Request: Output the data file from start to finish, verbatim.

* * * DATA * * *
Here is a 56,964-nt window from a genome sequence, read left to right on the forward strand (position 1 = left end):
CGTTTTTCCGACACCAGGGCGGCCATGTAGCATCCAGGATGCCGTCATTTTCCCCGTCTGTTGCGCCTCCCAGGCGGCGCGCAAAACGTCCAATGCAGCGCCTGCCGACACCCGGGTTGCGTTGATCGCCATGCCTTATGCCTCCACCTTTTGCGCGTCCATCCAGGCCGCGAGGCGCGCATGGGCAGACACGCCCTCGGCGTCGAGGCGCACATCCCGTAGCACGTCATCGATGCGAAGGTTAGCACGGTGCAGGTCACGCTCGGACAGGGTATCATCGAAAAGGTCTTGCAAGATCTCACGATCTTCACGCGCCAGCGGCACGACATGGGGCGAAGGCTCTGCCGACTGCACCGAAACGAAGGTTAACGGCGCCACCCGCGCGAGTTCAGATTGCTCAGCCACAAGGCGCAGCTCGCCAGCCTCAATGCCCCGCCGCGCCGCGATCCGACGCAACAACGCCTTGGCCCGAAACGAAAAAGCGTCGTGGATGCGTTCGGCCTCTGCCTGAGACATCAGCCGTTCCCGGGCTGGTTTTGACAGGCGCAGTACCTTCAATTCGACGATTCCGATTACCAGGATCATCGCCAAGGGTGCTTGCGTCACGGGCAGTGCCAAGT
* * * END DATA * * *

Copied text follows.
Here is a 56,964-nt window from a genome sequence, read left to right on the forward strand (position 1 = left end):
CGTTTTTCCGACACCAGGGCGGCCATGTAGCATCCAGGATGCCGTCATTTTCCCCGTCTGTTGCGCCTCCCAGGCGGCGCGCAAAACGTCCAATGCAGCGCCTGCCGACACCCGGGTTGCGTTGATCGCCATGCCTTATGCCTCCACCTTTTGCGCGTCCATCCAGGCCGCGAGGCGCGCATGGGCAGACACGCCCTCGGCGTCGAGGCGCACATCCCGTAGCACGTCATCGATGCGAAGGTTAGCACGGTGCAGGTCACGCTCGGACAGGGTATCATCGAAAAGGTCTTGCAAGATCTCACGATCTTCACGCGCCAGCGGCACGACATGGGGCGAAGGCTCTGCCGACTGCACCGAAACGAAGGTTAACGGCGCCACCCGCGCGAGTTCAGATTGCTCAGCCACAAGGCGCAGCTCGCCAGCCTCAATGCCCCGCCGCGCCGCGATCCGACGCAACAACGCCTTGGCCCGAAACGAAAAAGCGTCGTGGATGCGTTCGGCCTCTGCCTGAGACATCAGCCGTTCCCGGGCTGGTTTTGACAGGCGCAGTACCTTCAATTCGACGATTCCGATTACCAGGATCATCGCCAAGGGTGCTTGCGTCACGGGCAGTGCCAAGT